No problem! Cheers.
 
  • #59
sophiecentaur
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This is getting seriously off-topic. In my original diagram, which took me many hours and a lot of research to complete, I wasn't thinking about whether or not spaghetti was an appropriate analogy.

I was thinking about how to portray the "Orientation of the Earth, Sun and Solar System in the Milky Way" in a 2-D diagram. It seems to please some people to pick things apart and dwell on small details.
I think you misinterpreted the reaction you got. When you introduce a useful contribution like your animation, you trigger a lot of thoughts in a lot of heads and you can expect all sorts of technical comments which can read like adverse criticism when they aren't. People (me too) tend to forget to compliment a contributor and that can be a bit off-putting to a newcomer to PF. (We are dealing with the Nerdy end of the market here :smile: and the niceties are often ignored; on balance, it works very well, though.)
 
  • #60
Drakkith
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(We are dealing with the Nerdy end of the market here :smile: and the niceties are often ignored;

Got a valid reference for that, sophie? :-p
 
  • #61
sophiecentaur
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Got a valid reference for that, sophie? :-p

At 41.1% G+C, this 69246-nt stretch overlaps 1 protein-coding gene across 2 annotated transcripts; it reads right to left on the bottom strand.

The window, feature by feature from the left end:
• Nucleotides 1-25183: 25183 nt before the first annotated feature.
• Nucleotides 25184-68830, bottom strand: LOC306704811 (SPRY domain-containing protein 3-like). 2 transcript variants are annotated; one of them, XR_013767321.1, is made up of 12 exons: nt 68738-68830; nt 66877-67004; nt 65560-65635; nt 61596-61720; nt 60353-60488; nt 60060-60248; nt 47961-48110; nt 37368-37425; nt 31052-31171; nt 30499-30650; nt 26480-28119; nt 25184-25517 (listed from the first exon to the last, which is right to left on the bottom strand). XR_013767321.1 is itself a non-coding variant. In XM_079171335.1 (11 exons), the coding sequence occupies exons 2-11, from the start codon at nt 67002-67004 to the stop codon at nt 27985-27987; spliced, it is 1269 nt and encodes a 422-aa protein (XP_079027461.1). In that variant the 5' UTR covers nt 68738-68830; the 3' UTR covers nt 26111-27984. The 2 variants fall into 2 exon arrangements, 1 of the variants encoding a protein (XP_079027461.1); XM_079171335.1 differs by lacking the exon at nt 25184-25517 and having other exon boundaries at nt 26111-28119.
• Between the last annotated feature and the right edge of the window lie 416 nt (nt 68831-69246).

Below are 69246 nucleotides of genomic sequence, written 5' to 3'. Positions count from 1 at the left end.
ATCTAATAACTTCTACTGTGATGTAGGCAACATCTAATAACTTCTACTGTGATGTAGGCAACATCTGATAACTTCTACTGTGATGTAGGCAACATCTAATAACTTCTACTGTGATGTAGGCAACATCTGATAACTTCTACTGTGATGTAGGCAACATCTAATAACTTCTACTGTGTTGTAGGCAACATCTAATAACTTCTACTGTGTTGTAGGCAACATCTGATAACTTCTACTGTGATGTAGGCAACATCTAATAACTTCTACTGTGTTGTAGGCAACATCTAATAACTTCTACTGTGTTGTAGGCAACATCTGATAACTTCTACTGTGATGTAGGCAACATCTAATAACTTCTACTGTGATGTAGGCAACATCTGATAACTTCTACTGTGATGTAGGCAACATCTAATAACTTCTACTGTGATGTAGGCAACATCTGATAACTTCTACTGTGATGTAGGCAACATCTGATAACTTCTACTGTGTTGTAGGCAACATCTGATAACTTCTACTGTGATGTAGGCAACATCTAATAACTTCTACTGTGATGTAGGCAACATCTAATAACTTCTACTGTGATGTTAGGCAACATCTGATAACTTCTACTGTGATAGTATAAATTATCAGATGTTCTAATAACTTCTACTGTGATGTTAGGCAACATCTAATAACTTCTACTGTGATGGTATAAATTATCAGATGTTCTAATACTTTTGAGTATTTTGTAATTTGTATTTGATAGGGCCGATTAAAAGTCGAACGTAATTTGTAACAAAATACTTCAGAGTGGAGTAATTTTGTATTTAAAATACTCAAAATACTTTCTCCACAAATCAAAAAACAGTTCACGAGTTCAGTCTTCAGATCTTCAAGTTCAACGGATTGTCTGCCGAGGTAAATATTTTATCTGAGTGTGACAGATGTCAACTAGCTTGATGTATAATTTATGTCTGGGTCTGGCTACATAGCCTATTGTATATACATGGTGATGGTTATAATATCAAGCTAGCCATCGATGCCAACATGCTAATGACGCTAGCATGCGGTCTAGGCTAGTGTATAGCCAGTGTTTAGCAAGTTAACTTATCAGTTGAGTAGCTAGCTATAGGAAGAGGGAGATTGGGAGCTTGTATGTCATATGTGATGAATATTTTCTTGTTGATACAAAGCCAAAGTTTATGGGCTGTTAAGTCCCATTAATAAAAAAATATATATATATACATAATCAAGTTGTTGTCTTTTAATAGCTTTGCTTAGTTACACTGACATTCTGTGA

Haha. There are worse places on the Web, I know.
 
  • #62
Rohan
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Thanks for the great diagrams, working back through the traditional astronomical jargon was going to be tedious!
Perhaps the diagram could be made less'busy' using an "exploded view" where the plane of the Earth-Moon system ,
is shown as a smaller part of the plane of the Solar System , it self a smaller part of the plane of the Milky-Way !

When I started googling "galactic co-ordinate system", my naive idea was for a co-ordinate system,
with origin based on the multi-million solar-mass black-hole at the'centre' of the Milky-Way Galaxy (ie ours);
Since the diameter of the event-horizon of this is less than the orbit of Jupiter ;
it is effectively a point relative to the Milky-Way's diameter of 100x10^6 light-years.
The natural co-ordinate system which suggested itself was actually a cylindrical one with the our star (Sol ?)'s;
distance to that centre as one co-ordinate, it's hieght above or below the galactic plane (or angle subtended at the origin) another;
and finally the whole co-ordinate system rotating with the Milky-Way by setting Sol's 'longitude' to zero degrees !
Perhaps I have been unconsciously influenced by "Star-Trek" with it's 'alpha-quadrant' etc ?
regards Rohan
 
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  • #63
Drakkith
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When I started googling "galactic co-ordinate system", my naive idea was for a co-ordinate system,
with origin based on the multi-million solar-mass black-hole at the'centre' of the Milky-Way Galaxy (ie ours);
Since the diameter of the event-horizon of this is less than the orbit of Jupiter ;
it is effectively a point relative to the Milky-Way's diameter of 100x10^6 light-years.

Unfortunately the location of the exact center of the Milky Way is not known due to a number of issues. From wiki: